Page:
The strikes are affecting students this semester.
Film department Co-Chair Kathy Bruner told me, “It was more challenging getting students placed in internships for our Hollywood semester program this fall, because nearly all fiction storytelling is shut down. Fortunately, most things on the nonfiction side are still up and running. Reality TV, documentaries, live events and advertising are still in production, so we found internships in those areas.”
Both parties going on strike has raised concerns about artificial intelligence (AI)’s growing ability to eliminate certain jobs.
Lincoln Reed, Taylor University professor and independent filmmaker, said the main concern for AI among writers is that it has the potential to cut costs for production companies in the story development phase.
“AI doesn’t take offense to studio notes and doesn’t charge for revisions and rewrites,” Reed said. “Essentially, if AI continues to improve and ever gains true ‘consciousness,’ the writer’s main job in the screenwriting process may be to add ‘heart’ or a human spark to a story developed by AI.”
While these technological advancements may prove beneficial to filmmakers with lower budgets, they also mean less job availability at major studios. I believe the writers put too much focus on their AI concerns because, frankly, the work AI puts out in a creative space is quite hollow. AI may be able to copy a basic story structure, but it will never know how to capture the deep nuances of humanity found in a line such as “Search your feelings. You know it to be true” from “Empire Strikes Back.”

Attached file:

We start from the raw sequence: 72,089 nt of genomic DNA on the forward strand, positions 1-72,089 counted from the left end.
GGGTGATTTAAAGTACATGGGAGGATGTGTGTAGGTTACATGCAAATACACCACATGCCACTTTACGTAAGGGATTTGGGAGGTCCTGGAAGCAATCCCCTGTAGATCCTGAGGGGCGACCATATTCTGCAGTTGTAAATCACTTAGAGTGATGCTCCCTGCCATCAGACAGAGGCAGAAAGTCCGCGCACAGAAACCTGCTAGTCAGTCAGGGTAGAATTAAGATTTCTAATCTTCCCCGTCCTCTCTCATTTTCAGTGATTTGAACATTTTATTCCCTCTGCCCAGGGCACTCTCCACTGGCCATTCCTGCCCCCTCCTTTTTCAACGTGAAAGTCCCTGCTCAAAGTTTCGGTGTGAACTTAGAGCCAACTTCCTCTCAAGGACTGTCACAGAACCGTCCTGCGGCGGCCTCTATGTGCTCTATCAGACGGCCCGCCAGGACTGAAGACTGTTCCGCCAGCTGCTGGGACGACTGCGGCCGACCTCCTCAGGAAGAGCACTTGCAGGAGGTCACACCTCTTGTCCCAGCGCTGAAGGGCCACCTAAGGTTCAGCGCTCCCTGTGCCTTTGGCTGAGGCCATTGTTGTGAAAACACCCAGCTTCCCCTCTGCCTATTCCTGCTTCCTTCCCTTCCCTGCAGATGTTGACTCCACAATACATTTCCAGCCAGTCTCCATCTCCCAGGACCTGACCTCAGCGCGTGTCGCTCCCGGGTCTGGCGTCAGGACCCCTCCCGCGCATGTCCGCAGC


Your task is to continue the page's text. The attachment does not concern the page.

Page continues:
Actors are concerned with AI being used to replace their roles altogether in some instances by resurrecting dead actors or by creating scans of background actors that can be used for various projects. I find the idea of using CGI to replicate dead actors to be a complicated moral issue, but I think the concerns for background actors are an unavoidable consequence of evolving technology.
The other major concern across the board is about how much workers are getting paid.
Actor Sean Gunn made headlines in July by commenting on how Netflix makes massive profits off the show “Gilmore Girls,” in which he played the character Kirk. Other major shows are the same way. Netflix actually reported saving $1.5 billion by halting production due to the strikes, and Warner Bros. reported saving around $100 million. But if the streaming services are already making so much of their revenue through projects made decades ago and are really saving money from the strikes, then they have little incentive to give in to union demands.
Film department Co-Chair John Bruner said, “I think that writers and actors should receive a base level of residual pay for their unique contributions to creative work, regardless of how that work is made available. I think that base should be negotiable if that writer or actor brings additional value to the project. Why should the content delivery method make a difference?”
When will the strikes end then?
While taking part in Taylor’s Hollywood internship program last semester, I worked with producer Justin Bell.
“This particular strike is going to be a marathon . . . that could take us till Christmas or beyond,” said Bell.
I don’t see this ending in a return to the normal system that has worked for Hollywood for decades. I think we’re on the brink of revolutionary change. I think we are on the brink of a new era of filmmaking; that can be intimidating, but I think it’s about time.